While elements of the prologue are justifiable, in the relationship to plot and character, there are many moments that are no more than prolific debauchery simply because Chazelle could. Now, what I did find most interesting–and to the point that I greatly appreciate the prologue–is that much of the deplorable chaos is underscored by the score from Fritz Lang’s masterpiece Metropolis in the Babylon scene with MechaMaria. Something Chazelle wove into the scene for the film scholars in the crowd.
Jumping to the end of the film, there is a–what amounts to a–clip show featuring iconic films from the 100+ years of cinema history we have. I get it, Chazelle is communicating to audiences that being part of filmmaking means that you’re part of something bigger than yourself, something that will live on decades and (by extension) centuries after you pass away. It’s this artform that will continually be rediscovered and influence people and cultures (good, bad, or indifferent). While it’s clearly designed to be an emotionally moving moment in the film, as indicated by the tears in the character in that scene, it comes off as lazy, derivative montage that does little more than remind the audience of better films for the rather long sequence of imagery. Instead of being a deeply, moving scene, it’s rather vapid.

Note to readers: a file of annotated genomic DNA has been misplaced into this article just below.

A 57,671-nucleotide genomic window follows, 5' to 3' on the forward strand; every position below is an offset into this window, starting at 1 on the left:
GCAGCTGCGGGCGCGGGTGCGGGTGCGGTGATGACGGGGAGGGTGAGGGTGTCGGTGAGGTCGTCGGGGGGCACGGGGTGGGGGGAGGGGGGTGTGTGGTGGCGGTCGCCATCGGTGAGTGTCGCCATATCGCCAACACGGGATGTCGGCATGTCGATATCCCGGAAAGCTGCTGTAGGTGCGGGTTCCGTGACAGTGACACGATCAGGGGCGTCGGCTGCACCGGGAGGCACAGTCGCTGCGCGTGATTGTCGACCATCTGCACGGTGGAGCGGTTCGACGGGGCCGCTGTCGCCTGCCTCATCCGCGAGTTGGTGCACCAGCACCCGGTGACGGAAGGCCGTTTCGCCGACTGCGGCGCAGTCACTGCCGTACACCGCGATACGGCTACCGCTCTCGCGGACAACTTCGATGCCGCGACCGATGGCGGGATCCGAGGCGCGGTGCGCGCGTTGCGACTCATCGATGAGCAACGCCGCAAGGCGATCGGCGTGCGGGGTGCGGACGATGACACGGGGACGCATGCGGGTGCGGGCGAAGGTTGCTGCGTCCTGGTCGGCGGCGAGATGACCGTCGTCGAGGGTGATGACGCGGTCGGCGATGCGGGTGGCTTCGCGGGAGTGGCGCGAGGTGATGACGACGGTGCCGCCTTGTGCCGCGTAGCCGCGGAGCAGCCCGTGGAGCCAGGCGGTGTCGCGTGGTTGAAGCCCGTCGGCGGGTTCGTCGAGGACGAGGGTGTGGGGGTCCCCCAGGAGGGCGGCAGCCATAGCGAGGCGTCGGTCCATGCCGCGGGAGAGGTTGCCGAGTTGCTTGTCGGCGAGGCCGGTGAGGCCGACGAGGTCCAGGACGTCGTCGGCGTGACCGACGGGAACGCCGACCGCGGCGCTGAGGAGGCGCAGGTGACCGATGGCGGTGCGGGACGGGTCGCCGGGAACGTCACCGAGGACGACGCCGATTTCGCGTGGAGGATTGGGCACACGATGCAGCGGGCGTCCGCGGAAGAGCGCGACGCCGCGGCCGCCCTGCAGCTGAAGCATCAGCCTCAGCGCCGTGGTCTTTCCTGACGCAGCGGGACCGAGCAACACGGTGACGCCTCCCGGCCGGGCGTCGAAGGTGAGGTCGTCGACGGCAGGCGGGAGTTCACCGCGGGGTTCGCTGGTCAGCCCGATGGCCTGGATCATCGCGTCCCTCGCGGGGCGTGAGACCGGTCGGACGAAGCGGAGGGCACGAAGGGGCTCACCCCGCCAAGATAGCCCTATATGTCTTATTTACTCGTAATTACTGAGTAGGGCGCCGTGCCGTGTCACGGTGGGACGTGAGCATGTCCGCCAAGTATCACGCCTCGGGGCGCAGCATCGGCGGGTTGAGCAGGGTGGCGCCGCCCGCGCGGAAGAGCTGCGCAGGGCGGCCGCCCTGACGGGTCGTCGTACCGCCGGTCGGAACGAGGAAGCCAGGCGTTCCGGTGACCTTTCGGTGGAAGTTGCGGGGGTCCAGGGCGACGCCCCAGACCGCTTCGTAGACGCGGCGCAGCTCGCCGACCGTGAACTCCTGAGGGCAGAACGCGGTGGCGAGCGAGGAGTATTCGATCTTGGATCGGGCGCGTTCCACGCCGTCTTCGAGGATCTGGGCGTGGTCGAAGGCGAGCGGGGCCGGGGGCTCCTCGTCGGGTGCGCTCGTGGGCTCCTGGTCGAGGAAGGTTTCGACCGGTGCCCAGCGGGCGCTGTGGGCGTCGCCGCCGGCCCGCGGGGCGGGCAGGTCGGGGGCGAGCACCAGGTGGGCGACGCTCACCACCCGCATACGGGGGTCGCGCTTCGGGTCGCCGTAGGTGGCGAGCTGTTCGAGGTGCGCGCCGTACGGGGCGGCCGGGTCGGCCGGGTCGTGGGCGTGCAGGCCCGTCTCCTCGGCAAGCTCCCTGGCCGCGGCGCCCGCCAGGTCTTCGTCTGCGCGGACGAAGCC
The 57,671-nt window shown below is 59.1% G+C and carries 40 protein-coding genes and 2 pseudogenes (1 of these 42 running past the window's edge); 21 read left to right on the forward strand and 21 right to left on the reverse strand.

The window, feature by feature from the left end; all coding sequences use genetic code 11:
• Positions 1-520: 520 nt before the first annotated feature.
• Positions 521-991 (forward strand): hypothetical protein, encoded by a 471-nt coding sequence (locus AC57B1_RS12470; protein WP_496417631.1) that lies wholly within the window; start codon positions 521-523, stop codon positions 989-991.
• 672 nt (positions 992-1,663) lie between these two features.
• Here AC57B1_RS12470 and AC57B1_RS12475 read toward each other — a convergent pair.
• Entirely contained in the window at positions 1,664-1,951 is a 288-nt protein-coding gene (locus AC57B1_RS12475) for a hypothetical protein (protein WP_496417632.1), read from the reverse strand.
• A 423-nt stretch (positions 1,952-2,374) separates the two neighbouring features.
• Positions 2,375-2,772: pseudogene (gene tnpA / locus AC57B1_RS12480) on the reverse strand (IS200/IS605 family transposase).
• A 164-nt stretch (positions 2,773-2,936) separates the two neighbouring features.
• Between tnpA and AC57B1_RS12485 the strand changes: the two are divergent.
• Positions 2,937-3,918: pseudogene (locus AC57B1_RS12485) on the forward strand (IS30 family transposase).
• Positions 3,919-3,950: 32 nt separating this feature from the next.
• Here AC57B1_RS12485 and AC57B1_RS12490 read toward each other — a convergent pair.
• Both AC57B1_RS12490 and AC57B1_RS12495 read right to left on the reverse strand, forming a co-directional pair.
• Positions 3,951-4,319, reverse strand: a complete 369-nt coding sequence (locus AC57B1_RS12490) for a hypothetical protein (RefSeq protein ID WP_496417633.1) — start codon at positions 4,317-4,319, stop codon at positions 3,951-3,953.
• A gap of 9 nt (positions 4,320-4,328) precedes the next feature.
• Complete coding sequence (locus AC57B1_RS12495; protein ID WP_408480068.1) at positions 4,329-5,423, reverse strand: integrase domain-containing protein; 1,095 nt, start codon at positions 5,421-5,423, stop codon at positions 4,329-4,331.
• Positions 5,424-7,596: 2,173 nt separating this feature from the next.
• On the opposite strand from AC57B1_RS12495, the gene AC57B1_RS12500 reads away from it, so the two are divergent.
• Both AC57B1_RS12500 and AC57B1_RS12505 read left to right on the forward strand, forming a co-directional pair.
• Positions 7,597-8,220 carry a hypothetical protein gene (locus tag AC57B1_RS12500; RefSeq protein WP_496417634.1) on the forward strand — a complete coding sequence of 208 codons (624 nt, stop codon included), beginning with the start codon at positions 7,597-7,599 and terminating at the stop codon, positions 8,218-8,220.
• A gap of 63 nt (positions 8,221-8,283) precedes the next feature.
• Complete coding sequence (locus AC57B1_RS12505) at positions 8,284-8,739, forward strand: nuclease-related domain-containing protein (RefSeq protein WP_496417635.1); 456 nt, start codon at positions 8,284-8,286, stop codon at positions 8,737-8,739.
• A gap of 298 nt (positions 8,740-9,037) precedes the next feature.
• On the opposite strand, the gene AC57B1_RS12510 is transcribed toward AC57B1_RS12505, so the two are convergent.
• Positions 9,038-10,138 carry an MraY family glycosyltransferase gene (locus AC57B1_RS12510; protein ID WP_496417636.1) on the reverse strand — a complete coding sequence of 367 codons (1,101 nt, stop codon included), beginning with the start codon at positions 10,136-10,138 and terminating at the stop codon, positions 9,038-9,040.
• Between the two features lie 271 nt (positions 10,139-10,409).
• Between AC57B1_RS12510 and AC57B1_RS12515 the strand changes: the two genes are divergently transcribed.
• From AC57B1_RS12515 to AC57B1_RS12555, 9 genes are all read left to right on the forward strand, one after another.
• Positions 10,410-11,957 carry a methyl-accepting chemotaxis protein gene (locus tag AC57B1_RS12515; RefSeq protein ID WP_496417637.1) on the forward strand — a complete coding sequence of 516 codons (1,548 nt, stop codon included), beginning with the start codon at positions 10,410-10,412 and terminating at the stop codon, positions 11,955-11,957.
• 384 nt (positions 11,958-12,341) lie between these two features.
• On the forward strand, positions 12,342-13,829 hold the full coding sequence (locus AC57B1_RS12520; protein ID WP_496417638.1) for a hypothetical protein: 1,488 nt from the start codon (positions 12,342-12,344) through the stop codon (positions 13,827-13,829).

The four competing A-stories depict four different (but not too dissimilar in substance) Hollywood stories. (1) an A-list star that feels the pain as he watches his star fade with changing times (2) An up and comer that is thrust into the spotlight for a brief time, just to continue to fall due to tragic flaws and a talent that simply didn’t transition to talkies (3) an immensely talented individual subject to the prejudices of the general public and Hollywood executives and (4) and an animal wrangler turned studio executive by being in the right place at the right time, but even that level of fame and success is not invincible to human error and poor judgment. Any one of these stories would have made for a great A-story, with others falling in line thereafter. But each one of them feels like it’s vying for the main outside/action story. This is where Chazelle should have worked with a screenwriter that could have taken his concepts and ideas, and fashioned them into a much better structured and plotted narrative.
Perhaps it’s a film ahead of its time, or perhaps, it truly is the Heavens Gate of 2022. Maybe it will see success on down the road like Boogie Nights and Showgirls has, but only time will tell. Presently, it’s a wild, bloated film that lacks basic storytelling.
Ryan teaches Film Studies and Screenwriting at the University of Tampa and is a member of the Critics Association of Central Florida. If you like this article, check out the others and FOLLOW this blog! Interested in Ryan making a guest appearance on your podcast or contributing to your website? Send him a DM on Twitter. If you’re ever in Tampa or Orlando, feel free to catch a movie with him.